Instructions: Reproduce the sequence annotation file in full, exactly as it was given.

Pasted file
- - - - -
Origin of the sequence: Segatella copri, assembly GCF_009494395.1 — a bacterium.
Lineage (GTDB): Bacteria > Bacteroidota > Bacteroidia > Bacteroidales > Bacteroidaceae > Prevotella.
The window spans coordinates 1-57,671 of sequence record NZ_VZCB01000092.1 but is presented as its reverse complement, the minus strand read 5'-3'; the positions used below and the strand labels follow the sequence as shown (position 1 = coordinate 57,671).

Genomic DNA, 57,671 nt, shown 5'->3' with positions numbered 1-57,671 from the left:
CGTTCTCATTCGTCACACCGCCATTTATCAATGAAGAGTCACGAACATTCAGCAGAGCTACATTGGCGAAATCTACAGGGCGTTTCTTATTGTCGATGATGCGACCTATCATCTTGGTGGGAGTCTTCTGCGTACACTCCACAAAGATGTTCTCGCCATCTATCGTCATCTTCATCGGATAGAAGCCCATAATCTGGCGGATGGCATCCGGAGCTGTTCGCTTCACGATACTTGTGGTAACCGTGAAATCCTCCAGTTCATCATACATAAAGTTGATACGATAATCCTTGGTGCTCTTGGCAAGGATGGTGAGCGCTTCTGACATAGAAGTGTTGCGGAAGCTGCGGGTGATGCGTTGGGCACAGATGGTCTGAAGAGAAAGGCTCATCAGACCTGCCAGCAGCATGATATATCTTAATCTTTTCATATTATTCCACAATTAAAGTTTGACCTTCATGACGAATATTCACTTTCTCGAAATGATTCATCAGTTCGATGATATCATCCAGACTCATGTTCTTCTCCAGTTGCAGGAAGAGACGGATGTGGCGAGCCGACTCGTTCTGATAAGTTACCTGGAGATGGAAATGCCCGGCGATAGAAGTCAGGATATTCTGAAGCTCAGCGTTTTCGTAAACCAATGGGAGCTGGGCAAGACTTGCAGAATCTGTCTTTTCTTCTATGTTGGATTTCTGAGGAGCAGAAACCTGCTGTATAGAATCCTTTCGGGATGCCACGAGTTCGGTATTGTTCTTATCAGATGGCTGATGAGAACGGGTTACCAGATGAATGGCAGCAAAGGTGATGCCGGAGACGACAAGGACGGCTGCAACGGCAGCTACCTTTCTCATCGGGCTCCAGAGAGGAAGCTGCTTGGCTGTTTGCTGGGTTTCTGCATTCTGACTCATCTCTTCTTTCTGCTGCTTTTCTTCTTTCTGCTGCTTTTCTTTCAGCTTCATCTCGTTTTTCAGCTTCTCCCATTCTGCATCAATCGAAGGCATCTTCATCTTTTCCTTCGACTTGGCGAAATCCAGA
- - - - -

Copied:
Origin of the sequence: Segatella copri, assembly GCF_009494395.1 — a bacterium.
Lineage (GTDB): Bacteria > Bacteroidota > Bacteroidia > Bacteroidales > Bacteroidaceae > Prevotella.
The window spans coordinates 1-57,671 of sequence record NZ_VZCB01000092.1 but is presented as its reverse complement, the minus strand read 5'-3'; the positions used below and the strand labels follow the sequence as shown (position 1 = coordinate 57,671).

Genomic DNA, 57,671 nt, shown 5'->3' with positions numbered 1-57,671 from the left:
CGTTCTCATTCGTCACACCGCCATTTATCAATGAAGAGTCACGAACATTCAGCAGAGCTACATTGGCGAAATCTACAGGGCGTTTCTTATTGTCGATGATGCGACCTATCATCTTGGTGGGAGTCTTCTGCGTACACTCCACAAAGATGTTCTCGCCATCTATCGTCATCTTCATCGGATAGAAGCCCATAATCTGGCGGATGGCATCCGGAGCTGTTCGCTTCACGATACTTGTGGTAACCGTGAAATCCTCCAGTTCATCATACATAAAGTTGATACGATAATCCTTGGTGCTCTTGGCAAGGATGGTGAGCGCTTCTGACATAGAAGTGTTGCGGAAGCTGCGGGTGATGCGTTGGGCACAGATGGTCTGAAGAGAAAGGCTCATCAGACCTGCCAGCAGCATGATATATCTTAATCTTTTCATATTATTCCACAATTAAAGTTTGACCTTCATGACGAATATTCACTTTCTCGAAATGATTCATCAGTTCGATGATATCATCCAGACTCATGTTCTTCTCCAGTTGCAGGAAGAGACGGATGTGGCGAGCCGACTCGTTCTGATAAGTTACCTGGAGATGGAAATGCCCGGCGATAGAAGTCAGGATATTCTGAAGCTCAGCGTTTTCGTAAACCAATGGGAGCTGGGCAAGACTTGCAGAATCTGTCTTTTCTTCTATGTTGGATTTCTGAGGAGCAGAAACCTGCTGTATAGAATCCTTTCGGGATGCCACGAGTTCGGTATTGTTCTTATCAGATGGCTGATGAGAACGGGTTACCAGATGAATGGCAGCAAAGGTGATGCCGGAGACGACAAGGACGGCTGCAACGGCAGCTACCTTTCTCATCGGGCTCCAGAGAGGAAGCTGCTTGGCTGTTTGCTGGGTTTCTGCATTCTGACTCATCTCTTCTTTCTGCTGCTTTTCTTCTTTCTGCTGCTTTTCTTTCAGCTTCATCTCGTTTTTCAGCTTCTCCCATTCTGCATCAATCGAAGGCATCTTCATCTTTTCCTTCGACTTGGCGAAATCCAGA